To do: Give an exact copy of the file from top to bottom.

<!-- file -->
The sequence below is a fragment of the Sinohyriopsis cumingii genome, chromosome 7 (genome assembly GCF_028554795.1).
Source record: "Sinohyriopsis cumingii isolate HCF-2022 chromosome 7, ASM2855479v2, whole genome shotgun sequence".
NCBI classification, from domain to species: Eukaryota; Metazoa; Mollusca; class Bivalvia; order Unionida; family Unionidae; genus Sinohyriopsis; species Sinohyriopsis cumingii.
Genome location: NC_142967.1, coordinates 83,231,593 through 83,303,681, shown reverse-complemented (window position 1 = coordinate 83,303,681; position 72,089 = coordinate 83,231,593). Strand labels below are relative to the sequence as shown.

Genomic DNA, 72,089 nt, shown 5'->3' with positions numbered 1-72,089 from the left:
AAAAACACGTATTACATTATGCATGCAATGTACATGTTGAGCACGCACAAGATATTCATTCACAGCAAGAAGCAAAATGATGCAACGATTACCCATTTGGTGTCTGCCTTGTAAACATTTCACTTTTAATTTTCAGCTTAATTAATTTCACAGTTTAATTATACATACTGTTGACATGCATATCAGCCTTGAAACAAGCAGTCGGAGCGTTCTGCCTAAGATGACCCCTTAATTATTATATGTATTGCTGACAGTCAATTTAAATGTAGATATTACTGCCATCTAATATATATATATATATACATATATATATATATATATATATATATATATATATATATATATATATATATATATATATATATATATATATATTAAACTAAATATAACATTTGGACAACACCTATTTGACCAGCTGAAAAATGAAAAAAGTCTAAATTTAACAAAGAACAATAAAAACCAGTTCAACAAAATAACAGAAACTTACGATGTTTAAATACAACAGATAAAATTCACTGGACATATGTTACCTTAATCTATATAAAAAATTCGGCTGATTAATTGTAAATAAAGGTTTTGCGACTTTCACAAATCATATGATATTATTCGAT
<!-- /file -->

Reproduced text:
The sequence below is a fragment of the Sinohyriopsis cumingii genome, chromosome 7 (genome assembly GCF_028554795.1).
Source record: "Sinohyriopsis cumingii isolate HCF-2022 chromosome 7, ASM2855479v2, whole genome shotgun sequence".
NCBI classification, from domain to species: Eukaryota; Metazoa; Mollusca; class Bivalvia; order Unionida; family Unionidae; genus Sinohyriopsis; species Sinohyriopsis cumingii.
Genome location: NC_142967.1, coordinates 83,231,593 through 83,303,681, shown reverse-complemented (window position 1 = coordinate 83,303,681; position 72,089 = coordinate 83,231,593). Strand labels below are relative to the sequence as shown.

Genomic DNA, 72,089 nt, shown 5'->3' with positions numbered 1-72,089 from the left:
AAAAACACGTATTACATTATGCATGCAATGTACATGTTGAGCACGCACAAGATATTCATTCACAGCAAGAAGCAAAATGATGCAACGATTACCCATTTGGTGTCTGCCTTGTAAACATTTCACTTTTAATTTTCAGCTTAATTAATTTCACAGTTTAATTATACATACTGTTGACATGCATATCAGCCTTGAAACAAGCAGTCGGAGCGTTCTGCCTAAGATGACCCCTTAATTATTATATGTATTGCTGACAGTCAATTTAAATGTAGATATTACTGCCATCTAATATATATATATATATACATATATATATATATATATATATATATATATATATATATATATATATATATATATATATATATATATATATATTAAACTAAATATAACATTTGGACAACACCTATTTGACCAGCTGAAAAATGAAAAAAGTCTAAATTTAACAAAGAACAATAAAAACCAGTTCAACAAAATAACAGAAACTTACGATGTTTAAATACAACAGATAAAATTCACTGGACATATGTTACCTTAATCTATATAAAAAATTCGGCTGATTAATTGTAAATAAAGGTTTTGCGACTTTCACAAATCATATGATATTATTCGAT